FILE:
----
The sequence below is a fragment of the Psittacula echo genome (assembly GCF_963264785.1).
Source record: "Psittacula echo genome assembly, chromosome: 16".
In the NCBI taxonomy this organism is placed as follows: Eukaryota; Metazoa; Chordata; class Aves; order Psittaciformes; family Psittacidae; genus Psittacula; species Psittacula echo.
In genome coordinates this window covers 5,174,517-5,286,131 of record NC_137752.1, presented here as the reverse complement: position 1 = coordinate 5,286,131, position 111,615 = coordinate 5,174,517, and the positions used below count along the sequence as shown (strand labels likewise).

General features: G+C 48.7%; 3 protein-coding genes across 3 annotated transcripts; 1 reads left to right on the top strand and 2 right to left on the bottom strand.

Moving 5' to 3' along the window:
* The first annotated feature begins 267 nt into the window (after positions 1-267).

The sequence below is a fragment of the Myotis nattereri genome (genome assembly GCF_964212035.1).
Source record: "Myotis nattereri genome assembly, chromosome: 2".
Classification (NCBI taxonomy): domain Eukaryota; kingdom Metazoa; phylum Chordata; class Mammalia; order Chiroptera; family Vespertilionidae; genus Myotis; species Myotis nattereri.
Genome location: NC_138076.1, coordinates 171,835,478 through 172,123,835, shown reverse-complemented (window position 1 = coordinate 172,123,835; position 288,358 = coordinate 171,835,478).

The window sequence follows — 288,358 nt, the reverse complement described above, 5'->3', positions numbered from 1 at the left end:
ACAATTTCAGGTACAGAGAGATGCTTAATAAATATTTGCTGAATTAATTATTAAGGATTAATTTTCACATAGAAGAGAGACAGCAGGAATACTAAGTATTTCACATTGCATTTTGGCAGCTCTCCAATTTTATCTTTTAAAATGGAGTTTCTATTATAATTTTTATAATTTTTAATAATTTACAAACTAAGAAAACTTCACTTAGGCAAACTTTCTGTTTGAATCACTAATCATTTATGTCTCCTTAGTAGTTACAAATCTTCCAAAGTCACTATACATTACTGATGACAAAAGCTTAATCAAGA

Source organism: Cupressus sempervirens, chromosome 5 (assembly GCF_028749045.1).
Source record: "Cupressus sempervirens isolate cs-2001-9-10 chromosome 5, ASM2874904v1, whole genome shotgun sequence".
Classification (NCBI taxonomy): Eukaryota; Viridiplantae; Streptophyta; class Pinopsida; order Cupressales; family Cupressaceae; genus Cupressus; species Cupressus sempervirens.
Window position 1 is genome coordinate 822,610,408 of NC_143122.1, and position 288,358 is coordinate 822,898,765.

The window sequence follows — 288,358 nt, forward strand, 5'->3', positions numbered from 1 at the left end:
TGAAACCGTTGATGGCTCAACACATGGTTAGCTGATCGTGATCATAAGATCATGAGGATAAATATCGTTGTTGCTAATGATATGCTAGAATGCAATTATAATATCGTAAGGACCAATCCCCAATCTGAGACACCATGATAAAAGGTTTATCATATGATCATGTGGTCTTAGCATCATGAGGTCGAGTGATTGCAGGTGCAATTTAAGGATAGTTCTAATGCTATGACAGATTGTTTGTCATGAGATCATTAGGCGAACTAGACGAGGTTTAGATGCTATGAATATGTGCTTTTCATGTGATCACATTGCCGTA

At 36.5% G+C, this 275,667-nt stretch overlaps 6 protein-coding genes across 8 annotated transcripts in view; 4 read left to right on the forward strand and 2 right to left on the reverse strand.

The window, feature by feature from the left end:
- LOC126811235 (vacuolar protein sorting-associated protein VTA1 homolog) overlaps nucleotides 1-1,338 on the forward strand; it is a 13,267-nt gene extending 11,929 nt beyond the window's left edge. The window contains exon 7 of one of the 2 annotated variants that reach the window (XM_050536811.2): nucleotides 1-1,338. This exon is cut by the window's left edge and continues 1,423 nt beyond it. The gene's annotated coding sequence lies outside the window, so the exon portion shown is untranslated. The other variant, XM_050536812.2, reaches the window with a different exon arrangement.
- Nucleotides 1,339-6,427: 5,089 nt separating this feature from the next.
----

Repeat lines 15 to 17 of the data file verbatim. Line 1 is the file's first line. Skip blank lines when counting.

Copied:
Source record: "Cupressus sempervirens isolate cs-2001-9-10 chromosome 5, ASM2874904v1, whole genome shotgun sequence".
Classification (NCBI taxonomy): Eukaryota; Viridiplantae; Streptophyta; class Pinopsida; order Cupressales; family Cupressaceae; genus Cupressus; species Cupressus sempervirens.
Window position 1 is genome coordinate 822,610,408 of NC_143122.1, and position 288,358 is coordinate 822,898,765.